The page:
2. If the difference between the amount obtained by the claimant and the presuit settlement offer, excluding reasonable attorney fees and costs, is at least 20 percent but less than 50 percent of the disputed amount, the insurer pays the claimant’s attorney fees and costs under s. 626.9373(1) or s. 627.428(1) equal to the percentage of the disputed amount obtained times the total attorney fees and costs.

3. If the difference between the amount obtained by the claimant and the presuit settlement offer, excluding reasonable attorney fees and costs, is at least 50 percent of the disputed amount, the insurer pays the claimant’s full attorney fees and costs under s. 626.9373(1) or s. 627.428(1).

Fla. Stat. §627.70152(8)

The class’ argument is therefore relatively clear. Why would the statute not allow for fees prior to the initiation of litigation, but still require the claimants to include it in their demand? On its face, the statute does have some ambiguity: first by stating the statute only applies to suits arising out of property damage claims, but then going on to state that the demand must include attorney’s fees in the calculation of the amount demanded. According to section 2(d), a demand would not be valid without a calculation of the reasonable attorney’s fees required to complete the demand and move the claim towards resolution.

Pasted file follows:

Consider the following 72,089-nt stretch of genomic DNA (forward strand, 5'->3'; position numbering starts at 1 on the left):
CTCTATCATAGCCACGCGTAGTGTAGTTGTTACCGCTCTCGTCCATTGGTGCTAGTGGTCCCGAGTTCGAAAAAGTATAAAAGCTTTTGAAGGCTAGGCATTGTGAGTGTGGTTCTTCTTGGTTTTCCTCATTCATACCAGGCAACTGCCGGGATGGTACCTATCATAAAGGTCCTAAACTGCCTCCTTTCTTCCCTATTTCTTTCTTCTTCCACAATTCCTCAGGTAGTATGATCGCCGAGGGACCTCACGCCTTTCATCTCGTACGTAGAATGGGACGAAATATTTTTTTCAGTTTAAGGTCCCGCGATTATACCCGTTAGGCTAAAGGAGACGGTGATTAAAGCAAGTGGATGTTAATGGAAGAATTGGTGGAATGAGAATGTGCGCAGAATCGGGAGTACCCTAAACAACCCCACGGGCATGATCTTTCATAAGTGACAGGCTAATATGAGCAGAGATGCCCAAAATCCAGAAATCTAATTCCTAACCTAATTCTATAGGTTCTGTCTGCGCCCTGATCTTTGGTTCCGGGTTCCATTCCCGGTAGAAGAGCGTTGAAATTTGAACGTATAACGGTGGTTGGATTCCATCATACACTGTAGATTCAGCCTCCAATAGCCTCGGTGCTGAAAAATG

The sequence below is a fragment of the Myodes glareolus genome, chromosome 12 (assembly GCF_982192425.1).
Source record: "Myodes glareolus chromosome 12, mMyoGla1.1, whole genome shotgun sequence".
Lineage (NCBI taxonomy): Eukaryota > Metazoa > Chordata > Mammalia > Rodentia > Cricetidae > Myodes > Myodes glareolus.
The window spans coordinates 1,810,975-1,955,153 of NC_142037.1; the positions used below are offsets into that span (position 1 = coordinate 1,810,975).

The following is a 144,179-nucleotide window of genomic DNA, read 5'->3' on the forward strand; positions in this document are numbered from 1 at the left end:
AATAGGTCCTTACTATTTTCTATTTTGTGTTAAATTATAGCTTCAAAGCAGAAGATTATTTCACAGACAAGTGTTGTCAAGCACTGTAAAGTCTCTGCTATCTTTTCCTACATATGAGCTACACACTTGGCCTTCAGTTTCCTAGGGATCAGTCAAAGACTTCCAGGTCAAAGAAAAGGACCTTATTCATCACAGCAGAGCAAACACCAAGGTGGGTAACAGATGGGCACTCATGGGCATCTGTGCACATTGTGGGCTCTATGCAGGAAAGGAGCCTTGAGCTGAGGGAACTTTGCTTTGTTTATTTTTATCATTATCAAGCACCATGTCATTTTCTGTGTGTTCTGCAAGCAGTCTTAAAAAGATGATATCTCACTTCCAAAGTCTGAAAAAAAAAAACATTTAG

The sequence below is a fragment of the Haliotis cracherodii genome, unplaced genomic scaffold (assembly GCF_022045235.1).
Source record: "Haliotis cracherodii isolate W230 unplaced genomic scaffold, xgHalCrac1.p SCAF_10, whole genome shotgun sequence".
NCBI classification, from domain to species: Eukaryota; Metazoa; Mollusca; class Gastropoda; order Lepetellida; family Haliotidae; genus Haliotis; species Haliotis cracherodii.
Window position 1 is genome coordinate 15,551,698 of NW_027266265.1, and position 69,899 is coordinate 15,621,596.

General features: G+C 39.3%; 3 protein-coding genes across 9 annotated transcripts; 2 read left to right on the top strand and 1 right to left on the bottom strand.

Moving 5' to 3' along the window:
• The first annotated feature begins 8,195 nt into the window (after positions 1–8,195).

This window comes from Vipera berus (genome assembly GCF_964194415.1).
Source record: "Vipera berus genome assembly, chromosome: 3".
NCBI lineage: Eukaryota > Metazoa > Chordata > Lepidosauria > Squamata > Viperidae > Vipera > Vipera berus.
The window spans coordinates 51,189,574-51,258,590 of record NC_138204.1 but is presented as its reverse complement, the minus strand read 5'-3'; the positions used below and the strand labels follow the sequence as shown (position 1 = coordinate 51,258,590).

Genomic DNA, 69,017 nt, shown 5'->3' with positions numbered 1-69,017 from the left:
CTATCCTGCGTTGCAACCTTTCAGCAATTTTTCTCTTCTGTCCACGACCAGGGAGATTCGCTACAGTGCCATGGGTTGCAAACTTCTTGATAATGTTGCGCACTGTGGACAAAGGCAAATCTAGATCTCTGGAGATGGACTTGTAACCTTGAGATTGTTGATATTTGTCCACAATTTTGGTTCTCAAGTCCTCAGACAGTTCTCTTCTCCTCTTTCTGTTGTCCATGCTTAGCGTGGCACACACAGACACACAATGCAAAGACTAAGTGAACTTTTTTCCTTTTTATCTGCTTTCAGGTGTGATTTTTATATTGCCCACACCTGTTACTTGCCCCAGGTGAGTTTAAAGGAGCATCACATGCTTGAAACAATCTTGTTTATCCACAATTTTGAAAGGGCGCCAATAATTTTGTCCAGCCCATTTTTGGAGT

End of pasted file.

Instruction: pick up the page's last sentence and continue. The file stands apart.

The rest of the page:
Citizens’ argument is one of pure statutory interpretation. First: the statute’s very first provision indicates that the application of the statute is limited to “suits:”

627.70152 Suits arising under a property insurance policy.—

(1) APPLICATION.—This section applies exclusively to all suits not brought by an assignee arising under a residential or commercial property insurance policy, including a residential or commercial property insurance policy issued by an eligible surplus lines insurer.

Fla. Stat. §627.70152, emphasis added.